XII: A Strange Sail
EXCEPT FOR a few stray guests, islanders or from the inland country, to whom Mrs. Todd offered the hospitalities of a single meal, we were quite by ourselves all summer; and when there were signs of invasion, late in July, and a certain Mrs. Fosdick appeared like a strange sail on the far horizon, I suffered much from apprehension. I had been living in the quaint little house with as much comfort and unconsciousness as if it were a larger body, or a double shell, in whose simple convolutions Mrs. Todd and I had secreted ourselves, until some wandering hermit crab of a visitor marked the little spare room for her own. Perhaps now and then a castaway on a lonely desert island dreads the thought of being rescued. I heard of Mrs. Fosdick for the first time with a selfish sense of objection; but after all, I was still vacation-tenant of the schoolhouse, where I could always be alone, and it was impossible not to sympathize with Mrs. Todd, who, in spite of some preliminary grumbling, was really delighted with the prospect of entertaining an old friend.
For nearly a month we received occasional news of Mrs. Fosdick, who seemed to be making a royal progress from house to house in the inland neighborhood, after the fashion of Queen Elizabeth. One Sunday after another came and went, disappointing Mrs. Todd in the hope of seeing her guest at church and fixing the day for the great visit to begin; but Mrs. Fosdick was not ready to commit herself to a date. An assurance of "some time this week" was not sufficiently definite from a free-footed housekeeper's point of view, and Mrs. Todd put aside all herb-gathering plans, and went through the various stages of expectation, provocation, and despair. At last she was ready to believe that Mrs. Fosdick must have forgotten her promise and returned to her home, which was vaguely said to be over Thomaston way. But one evening, just as the supper-table was cleared and "readied up," and Mrs. Todd had put her large apron over her head and stepped forth for an evening stroll in the garden, the unexpected happened. She heard the sound of wheels, and gave an excited cry to me, as I sat by the window, that Mrs. Fosdick was coming right up the street.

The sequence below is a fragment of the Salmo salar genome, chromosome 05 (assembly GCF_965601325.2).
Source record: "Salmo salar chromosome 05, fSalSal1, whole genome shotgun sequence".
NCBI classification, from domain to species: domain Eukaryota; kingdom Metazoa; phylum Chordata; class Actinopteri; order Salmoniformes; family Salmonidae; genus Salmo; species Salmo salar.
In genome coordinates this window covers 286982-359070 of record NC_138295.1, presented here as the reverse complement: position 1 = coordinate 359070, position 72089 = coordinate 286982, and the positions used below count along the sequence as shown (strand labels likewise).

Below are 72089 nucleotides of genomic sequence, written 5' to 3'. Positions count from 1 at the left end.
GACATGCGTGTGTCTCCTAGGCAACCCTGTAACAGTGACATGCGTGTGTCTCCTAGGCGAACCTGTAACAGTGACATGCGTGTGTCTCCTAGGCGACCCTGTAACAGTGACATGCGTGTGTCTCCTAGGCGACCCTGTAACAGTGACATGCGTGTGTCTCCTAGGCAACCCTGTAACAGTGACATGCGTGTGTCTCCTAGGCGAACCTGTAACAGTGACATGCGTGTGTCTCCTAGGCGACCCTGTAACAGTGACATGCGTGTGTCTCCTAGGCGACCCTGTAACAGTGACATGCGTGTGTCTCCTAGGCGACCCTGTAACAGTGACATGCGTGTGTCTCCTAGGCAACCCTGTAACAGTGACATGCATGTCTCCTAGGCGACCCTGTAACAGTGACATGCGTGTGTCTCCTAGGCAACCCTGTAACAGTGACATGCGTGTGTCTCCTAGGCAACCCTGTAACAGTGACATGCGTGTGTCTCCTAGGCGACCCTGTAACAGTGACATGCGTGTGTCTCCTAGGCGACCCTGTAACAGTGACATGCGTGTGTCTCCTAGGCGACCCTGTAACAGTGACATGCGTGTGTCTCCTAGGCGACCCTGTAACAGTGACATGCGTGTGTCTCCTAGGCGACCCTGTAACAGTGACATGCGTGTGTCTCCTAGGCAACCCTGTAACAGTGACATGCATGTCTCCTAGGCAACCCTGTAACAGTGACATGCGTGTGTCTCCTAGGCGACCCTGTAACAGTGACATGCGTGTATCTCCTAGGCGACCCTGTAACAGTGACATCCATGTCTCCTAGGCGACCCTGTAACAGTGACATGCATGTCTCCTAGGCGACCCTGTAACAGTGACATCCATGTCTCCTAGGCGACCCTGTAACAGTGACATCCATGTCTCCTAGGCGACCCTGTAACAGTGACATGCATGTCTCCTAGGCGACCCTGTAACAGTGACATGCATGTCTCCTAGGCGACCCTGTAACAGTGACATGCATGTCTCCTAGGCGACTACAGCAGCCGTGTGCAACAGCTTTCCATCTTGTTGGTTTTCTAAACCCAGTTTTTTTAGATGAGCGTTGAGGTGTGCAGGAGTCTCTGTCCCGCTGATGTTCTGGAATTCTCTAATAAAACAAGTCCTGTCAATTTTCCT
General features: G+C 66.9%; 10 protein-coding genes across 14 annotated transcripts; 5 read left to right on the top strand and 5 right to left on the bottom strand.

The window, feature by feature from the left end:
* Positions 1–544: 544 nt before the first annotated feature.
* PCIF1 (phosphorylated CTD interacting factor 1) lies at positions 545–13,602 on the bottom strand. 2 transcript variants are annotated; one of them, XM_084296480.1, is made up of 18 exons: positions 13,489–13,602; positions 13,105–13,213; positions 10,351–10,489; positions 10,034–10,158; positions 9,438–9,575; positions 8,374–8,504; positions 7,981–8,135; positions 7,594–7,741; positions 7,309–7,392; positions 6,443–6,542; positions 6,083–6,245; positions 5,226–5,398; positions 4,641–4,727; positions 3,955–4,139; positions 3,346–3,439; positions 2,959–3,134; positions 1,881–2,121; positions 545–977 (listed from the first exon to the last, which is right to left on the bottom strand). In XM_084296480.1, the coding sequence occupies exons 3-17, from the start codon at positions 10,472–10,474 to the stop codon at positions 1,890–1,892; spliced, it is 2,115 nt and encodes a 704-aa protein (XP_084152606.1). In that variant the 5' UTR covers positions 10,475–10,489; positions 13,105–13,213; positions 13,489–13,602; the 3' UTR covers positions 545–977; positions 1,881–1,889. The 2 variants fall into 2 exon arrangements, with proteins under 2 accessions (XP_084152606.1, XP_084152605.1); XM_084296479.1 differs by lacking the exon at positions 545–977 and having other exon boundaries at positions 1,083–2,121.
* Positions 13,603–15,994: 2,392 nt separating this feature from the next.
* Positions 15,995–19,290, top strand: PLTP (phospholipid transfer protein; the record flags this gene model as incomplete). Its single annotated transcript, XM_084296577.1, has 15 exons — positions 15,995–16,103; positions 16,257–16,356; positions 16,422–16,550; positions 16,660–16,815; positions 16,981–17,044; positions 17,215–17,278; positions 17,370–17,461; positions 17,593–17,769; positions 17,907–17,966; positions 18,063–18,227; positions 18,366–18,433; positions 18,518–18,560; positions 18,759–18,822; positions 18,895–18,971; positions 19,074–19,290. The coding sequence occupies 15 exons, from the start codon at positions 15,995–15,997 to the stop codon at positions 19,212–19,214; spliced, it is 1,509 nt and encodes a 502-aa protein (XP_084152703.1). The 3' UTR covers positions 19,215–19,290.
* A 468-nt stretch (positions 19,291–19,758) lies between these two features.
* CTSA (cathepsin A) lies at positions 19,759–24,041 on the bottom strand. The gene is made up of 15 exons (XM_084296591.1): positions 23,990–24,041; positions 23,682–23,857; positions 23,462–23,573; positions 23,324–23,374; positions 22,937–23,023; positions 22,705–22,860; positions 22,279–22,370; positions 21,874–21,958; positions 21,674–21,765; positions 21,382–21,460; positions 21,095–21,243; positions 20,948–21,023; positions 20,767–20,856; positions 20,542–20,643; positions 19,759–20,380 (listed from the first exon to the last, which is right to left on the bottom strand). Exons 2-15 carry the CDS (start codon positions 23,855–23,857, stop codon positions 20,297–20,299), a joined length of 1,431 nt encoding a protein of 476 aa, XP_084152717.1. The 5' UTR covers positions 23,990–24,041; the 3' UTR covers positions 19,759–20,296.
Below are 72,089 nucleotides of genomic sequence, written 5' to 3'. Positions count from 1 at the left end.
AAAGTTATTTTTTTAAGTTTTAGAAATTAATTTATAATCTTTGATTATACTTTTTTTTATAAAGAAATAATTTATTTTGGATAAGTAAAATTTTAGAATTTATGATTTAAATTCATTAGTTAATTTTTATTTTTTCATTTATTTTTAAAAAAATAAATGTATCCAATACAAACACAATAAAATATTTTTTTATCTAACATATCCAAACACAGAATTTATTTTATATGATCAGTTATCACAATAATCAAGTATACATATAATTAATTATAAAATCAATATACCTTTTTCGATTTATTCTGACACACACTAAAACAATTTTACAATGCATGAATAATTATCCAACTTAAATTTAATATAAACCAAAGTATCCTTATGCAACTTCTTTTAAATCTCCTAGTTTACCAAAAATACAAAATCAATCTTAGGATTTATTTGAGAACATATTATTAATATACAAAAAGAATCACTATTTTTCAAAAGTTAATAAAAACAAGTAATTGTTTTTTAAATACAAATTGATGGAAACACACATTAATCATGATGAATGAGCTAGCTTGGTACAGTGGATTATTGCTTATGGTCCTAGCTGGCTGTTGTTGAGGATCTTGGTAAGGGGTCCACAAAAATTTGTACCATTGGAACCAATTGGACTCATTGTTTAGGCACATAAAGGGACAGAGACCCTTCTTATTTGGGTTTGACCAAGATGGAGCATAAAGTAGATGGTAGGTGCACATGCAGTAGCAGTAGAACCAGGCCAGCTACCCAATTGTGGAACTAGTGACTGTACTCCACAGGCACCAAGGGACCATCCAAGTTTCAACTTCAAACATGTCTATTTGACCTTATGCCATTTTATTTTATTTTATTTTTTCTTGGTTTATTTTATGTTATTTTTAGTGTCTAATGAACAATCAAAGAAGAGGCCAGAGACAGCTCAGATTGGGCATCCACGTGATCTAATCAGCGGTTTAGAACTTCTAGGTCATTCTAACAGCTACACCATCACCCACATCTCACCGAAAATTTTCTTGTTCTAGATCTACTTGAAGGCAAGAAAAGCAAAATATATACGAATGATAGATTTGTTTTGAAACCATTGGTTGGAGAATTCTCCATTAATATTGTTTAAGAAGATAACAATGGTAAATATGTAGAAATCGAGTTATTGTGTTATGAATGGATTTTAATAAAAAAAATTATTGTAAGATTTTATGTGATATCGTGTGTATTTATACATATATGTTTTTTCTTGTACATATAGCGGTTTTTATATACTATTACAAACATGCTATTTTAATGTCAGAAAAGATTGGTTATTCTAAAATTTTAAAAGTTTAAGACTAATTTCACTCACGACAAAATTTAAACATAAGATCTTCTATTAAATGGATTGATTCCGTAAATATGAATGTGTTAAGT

"She may not be considerate, but she's dreadful good company," said Mrs. Todd hastily, coming back a few steps from the neighborhood of the gate. "No, she ain't a mite considerate, but there's a small lobster left over from your tea; yes, it's a real mercy there's a lobster. Susan Fosdick might just as well have passed the compliment o' comin' an hour ago."
"Perhaps she has had her supper," I ventured to suggest, sharing the housekeeper's anxiety, and meekly conscious of an inconsiderate appetite for my own supper after a long expedition up the bay. There were so few emergencies of any sort at Dunnet Landing that this one appeared overwhelming.
"No, she's rode 'way over from Nahum Brayton's place. I expect they were busy on the farm, and couldn't spare the horse in proper season. You just sly out an' set the teakittle on again, dear, an' drop in a good han'ful o' chips; the fire's all alive. I'll take her right up to lay off her things, as she'll be occupied with explanations an' gettin' her bunnit off, so you'll have plenty o' time. She's one I shouldn't like to have find me unprepared."